It might be physically impossible to peer inside an industrial mixer-settler and see what is going on — and costly to tinker with an operating solvent extraction (SX) plant to enhance its capabilities — but the Parker CRC for Integrated Hydrometallurgy Solutions has developed tools that effectively allow operators to do both.
The tools allow operators to visualise what is happening inside the reactors used in SX plants and to experiment with potential improvements without interrupting production.
The industry-funded AMIRA International P706 project saw scientists establish physical and computational fluid dynamics (CFD) models showing how different designs and operating conditions affect fluid flow patterns and droplet size distribution within mixer-settlers and pulsed columns.
CSIRO Minerals emerging technologies manager Dr Martin Houchin says it is the first time two-phase CFD models for such reactors, incorporating the droplet break-up and coalescence stages of the SX process, have been developed.
Researchers at CSIRO Minerals — working through the Parker Centre — are now building on that work with a new project, dubbed SXT (solvent extraction technology), which aims to translate the fundamental understanding produced in the P706 project into practical outcomes for SX plant operations (see breakout).
Dr Houchin says that already some aspects of P706 have been put to commercial use, with at least one major copper producer gaining positive results after using modelling work outcomes to position mixer-settler components known as ‘picket fences’.
The project has also allowed researchers to optimise droplet size distribution. Together with fluid flow patterns, this plays an important role in the efficiency of the SX process — a process that sees an aqueous solution carrying dissolved metals from leached ore mixed with an organic solution carrying an extractant. The extractant bonds with the targeted metal or metals and thus separates and purifies metals in the original aqueous solution.
Mixer-settlers and pulsed columns are used to form and disperse droplets to encourage efficient mass transfer of the metal or metals from the aqueous phase or vice versa into the organic phase before further steps are used to recover the metal.
“What the research allows us to do is optimise the droplet size distribution for a particular solvent extraction operation,” Dr Houchin says. “The smaller the droplets, the faster the metal-mass transfer between the two phases.
“But if the droplets become too small they don’t settle out into the two phases as efficiently as they should — so operators can, for example, lose some expensive organic solution through entrainment in the aqueous phase.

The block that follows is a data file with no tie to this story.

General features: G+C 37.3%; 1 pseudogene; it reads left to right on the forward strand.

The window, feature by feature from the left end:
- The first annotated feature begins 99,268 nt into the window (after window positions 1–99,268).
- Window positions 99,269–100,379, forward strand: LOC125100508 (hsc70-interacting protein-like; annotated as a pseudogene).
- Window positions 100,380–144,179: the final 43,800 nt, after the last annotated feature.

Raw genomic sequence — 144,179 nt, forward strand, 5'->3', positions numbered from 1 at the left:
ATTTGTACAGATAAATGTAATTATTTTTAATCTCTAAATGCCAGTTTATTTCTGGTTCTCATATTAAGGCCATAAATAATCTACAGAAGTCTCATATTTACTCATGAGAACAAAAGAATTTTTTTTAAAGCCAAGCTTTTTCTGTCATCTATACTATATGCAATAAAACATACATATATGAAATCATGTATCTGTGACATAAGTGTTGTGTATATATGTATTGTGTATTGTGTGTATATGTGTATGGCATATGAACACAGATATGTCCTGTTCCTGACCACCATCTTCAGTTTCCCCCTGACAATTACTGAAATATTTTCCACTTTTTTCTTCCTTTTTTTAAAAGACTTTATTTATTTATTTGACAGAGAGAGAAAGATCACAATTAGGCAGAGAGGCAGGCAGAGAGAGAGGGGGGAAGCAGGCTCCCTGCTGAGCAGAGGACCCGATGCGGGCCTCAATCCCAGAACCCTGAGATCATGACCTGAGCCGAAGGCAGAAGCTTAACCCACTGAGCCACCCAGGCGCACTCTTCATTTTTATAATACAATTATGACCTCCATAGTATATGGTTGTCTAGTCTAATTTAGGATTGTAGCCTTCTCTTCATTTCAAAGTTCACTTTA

“We are in a situation now where we effectively understand how to manipulate that droplet size distribution through design and operational parameters.”
Scientists involved in P706 built physical models of a mixer-settler and a pulsed column — operational pilot plants — from transparent Perspex™ and glass. This allowed laser light to be beamed into the models to measure fluid flow vectors and droplet size distributions.
“We then developed theoretical mathematical CFD models to simulate the measured results,” he says. “After that, you can ask these models to predict behaviour under various conditions and verify those predictions by doing measurements on the physical models.”
As well as running clear fluid through the physical models, the project scientists experimented with copper and nickel solutions to measure the process of solvent extraction under varying conditions.
Teams of CSIRO scientists led by Dr Phil Schwarz at Clayton, Victoria, and Dr Chu Yong Cheng at Waterford, Western Australia, conducted the P706 research through the Parker Centre over the course of about two years.
Dr Houchin says the beauty of modelling is visualisation. “For the first time we are able to visualise and predict the impact of mixer design and operation on droplet size distribution, or design and positioning of picket fences on phase disengagement.
“CFD models allow us to visualise what’s going on and to perform as many ‘what if’ experiments as we like with the mathematical models. We can then verify the predicted results by running modifications on a physical model before introducing them to the plant.
“This allows many more operational scenarios to be considered and greatly reduces the risk of implementing changes to the plant.”
This article first appeared in Process (October 2007) — a publication of CSIRO’s Minerals Resources sector.
Dr Martin Houchin, CSIRO Minerals